Kim Jong-un given 'experimental Covid vaccine from China', claims US analyst

China has given North Korean leader Kim Jong-un an experimental coronavirus vaccine, a US analyst claims, citing two unidentified Japanese intelligence sources.

Harry Kazianis, a North Korean expert at the Center for the National Interest think tank in Washington, said members of the Kim family and several senior North Korean officials had also been vaccinated.

It was unclear which company had supplied its drug candidate and whether it had been proven safe, he added.

Referring to US medical scientist Peter J. Hotez, he said at least three Chinese companies were developing a coronavirus vaccine, including Sinovac Biotech Ltd, CanSinoBio and Sinophram Group.



“Kim Jong-un and several other senior officials within the Kim Family and Leadership Network have been vaccinated against the coronavirus in the past two to three weeks thanks to a vaccine candidate provided by the Chinese government,” Kazianis wrote in an article online. socket 19FortyFive.

Sinophram says its candidate has been used by nearly a million people in China, although none of the companies were known to publicly launch phase 3 clinical trials of their experimental Covid-19 drugs.

Some experts doubted Kim would use an experimental vaccine.



Kim Jong-un given 'experimental Covid vaccine from China', claims US analyst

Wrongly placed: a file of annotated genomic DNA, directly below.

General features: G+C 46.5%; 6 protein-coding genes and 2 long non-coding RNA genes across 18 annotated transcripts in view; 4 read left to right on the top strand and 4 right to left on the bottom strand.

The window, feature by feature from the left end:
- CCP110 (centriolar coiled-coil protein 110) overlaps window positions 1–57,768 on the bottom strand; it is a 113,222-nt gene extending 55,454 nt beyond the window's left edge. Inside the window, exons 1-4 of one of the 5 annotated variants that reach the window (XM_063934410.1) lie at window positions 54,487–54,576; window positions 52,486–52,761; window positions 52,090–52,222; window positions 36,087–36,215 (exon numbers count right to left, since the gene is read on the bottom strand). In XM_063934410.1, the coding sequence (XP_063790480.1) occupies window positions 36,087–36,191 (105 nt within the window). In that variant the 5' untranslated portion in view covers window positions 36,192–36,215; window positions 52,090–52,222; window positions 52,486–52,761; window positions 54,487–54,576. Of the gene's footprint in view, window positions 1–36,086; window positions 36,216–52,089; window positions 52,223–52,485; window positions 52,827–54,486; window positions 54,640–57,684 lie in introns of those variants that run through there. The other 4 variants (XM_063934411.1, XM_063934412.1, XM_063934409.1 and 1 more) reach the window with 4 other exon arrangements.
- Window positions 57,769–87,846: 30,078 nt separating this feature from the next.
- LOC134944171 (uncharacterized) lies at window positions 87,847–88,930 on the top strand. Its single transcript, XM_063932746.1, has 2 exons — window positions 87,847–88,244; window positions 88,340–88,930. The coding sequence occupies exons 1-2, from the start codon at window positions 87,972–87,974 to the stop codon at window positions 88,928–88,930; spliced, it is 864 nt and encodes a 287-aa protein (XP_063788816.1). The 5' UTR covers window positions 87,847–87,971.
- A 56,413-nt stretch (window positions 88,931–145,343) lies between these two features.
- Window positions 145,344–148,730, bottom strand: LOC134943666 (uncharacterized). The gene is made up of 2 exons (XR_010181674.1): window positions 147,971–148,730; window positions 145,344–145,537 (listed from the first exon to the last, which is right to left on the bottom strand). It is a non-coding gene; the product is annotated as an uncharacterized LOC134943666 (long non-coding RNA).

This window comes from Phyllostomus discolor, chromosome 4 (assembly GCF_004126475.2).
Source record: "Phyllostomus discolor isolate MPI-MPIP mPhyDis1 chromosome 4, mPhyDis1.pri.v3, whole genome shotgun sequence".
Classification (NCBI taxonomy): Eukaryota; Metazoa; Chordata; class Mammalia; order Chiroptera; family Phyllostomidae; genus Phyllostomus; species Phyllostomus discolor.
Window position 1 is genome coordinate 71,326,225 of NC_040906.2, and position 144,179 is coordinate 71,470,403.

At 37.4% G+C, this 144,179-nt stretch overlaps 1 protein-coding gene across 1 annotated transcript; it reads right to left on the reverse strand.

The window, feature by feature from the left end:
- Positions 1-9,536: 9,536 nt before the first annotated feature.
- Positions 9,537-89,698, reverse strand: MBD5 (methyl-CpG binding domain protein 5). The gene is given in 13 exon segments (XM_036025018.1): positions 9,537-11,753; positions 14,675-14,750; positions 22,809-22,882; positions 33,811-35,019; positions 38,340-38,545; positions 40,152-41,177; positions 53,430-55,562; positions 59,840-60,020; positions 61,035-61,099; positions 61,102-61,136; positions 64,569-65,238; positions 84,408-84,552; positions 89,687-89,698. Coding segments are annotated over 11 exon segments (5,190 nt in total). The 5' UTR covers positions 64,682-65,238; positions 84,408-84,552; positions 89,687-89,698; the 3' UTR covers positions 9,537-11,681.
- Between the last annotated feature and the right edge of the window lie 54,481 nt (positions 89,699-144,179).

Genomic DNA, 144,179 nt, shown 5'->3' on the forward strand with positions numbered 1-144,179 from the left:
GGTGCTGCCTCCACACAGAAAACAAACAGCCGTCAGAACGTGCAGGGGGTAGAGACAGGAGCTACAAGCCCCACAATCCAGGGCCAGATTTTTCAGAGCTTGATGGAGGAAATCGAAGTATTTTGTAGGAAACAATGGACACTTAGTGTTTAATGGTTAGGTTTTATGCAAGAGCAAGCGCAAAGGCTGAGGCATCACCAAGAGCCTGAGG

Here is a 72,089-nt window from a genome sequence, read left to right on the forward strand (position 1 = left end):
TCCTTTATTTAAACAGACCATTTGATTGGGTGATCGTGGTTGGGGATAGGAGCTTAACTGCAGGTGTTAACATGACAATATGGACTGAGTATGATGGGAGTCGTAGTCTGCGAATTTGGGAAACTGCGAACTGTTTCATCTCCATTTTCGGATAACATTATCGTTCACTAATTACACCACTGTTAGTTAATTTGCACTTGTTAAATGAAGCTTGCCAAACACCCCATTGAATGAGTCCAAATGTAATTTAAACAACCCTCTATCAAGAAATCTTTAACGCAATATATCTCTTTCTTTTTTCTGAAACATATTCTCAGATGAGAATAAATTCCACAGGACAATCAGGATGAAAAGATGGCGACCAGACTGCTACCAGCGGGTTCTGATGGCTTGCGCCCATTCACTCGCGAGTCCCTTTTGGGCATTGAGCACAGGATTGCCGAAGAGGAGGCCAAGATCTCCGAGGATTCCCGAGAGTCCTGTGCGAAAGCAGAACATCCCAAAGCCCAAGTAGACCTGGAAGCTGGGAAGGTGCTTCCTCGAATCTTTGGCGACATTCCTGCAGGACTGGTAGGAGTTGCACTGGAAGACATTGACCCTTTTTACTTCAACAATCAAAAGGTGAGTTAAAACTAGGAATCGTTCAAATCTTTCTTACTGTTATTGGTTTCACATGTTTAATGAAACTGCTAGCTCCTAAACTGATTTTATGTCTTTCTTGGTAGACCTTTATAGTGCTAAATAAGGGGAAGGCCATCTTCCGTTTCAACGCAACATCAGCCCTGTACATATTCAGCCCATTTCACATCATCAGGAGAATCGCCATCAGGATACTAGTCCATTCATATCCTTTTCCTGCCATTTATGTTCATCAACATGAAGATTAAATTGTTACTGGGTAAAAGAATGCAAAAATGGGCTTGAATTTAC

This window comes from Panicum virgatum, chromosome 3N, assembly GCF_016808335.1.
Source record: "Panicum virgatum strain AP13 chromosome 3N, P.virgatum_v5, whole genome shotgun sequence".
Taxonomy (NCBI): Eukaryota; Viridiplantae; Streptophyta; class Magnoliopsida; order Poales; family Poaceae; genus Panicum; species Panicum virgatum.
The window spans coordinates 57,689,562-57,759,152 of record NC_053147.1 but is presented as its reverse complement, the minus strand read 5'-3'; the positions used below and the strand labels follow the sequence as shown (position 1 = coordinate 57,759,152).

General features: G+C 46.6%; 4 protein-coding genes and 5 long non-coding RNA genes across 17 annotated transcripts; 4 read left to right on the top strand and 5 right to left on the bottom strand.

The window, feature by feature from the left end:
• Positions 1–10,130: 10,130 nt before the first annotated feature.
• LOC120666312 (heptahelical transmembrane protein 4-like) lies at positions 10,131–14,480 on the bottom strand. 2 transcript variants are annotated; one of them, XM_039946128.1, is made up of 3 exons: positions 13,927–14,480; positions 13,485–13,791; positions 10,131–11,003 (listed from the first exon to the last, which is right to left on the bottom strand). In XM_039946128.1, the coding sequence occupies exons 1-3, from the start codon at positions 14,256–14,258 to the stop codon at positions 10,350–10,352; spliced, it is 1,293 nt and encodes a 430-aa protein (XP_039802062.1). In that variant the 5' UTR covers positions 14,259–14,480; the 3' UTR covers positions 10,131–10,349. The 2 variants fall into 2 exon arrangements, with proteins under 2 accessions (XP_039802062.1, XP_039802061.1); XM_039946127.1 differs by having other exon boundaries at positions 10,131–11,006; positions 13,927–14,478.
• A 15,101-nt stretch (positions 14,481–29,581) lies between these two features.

“Even if a Chinese vaccine had already been approved, no drug is perfect and he wouldn’t take that risk if he has numerous hiding places that can provide almost complete isolation,” said Choi Jung-hun, an expert in the field. infectious diseases that spilled over from North Korea. to the south in 2012.

Mark Barry, an East Asian analyst and associate editor of the International Journal on World Peace, said Kim would prefer proven European vaccines to a vaccine supplied by Beijing.

“The risk is too great. But he is happy with Chinese personal protective equipment,” Barry said on Twitter.

North Korea has not confirmed coronavirus infections, but South Korea’s National Intelligence Service (NIS) has said an outbreak there cannot be ruled out as the country had trade and people-to-people exchanges with China – the source of the pandemic – before it closed. the border at the end of January.

Microsoft said last month that two North Korean hacking groups had attempted to break into the network of vaccine developers in multiple countries, without specifying which companies were targeted.

Sources claim they include British drug manufacturer AstraZeneca.

The NOS said last week it had thwarted North Korea’s attempts to hack South Korean Covid-19 vaccine makers.

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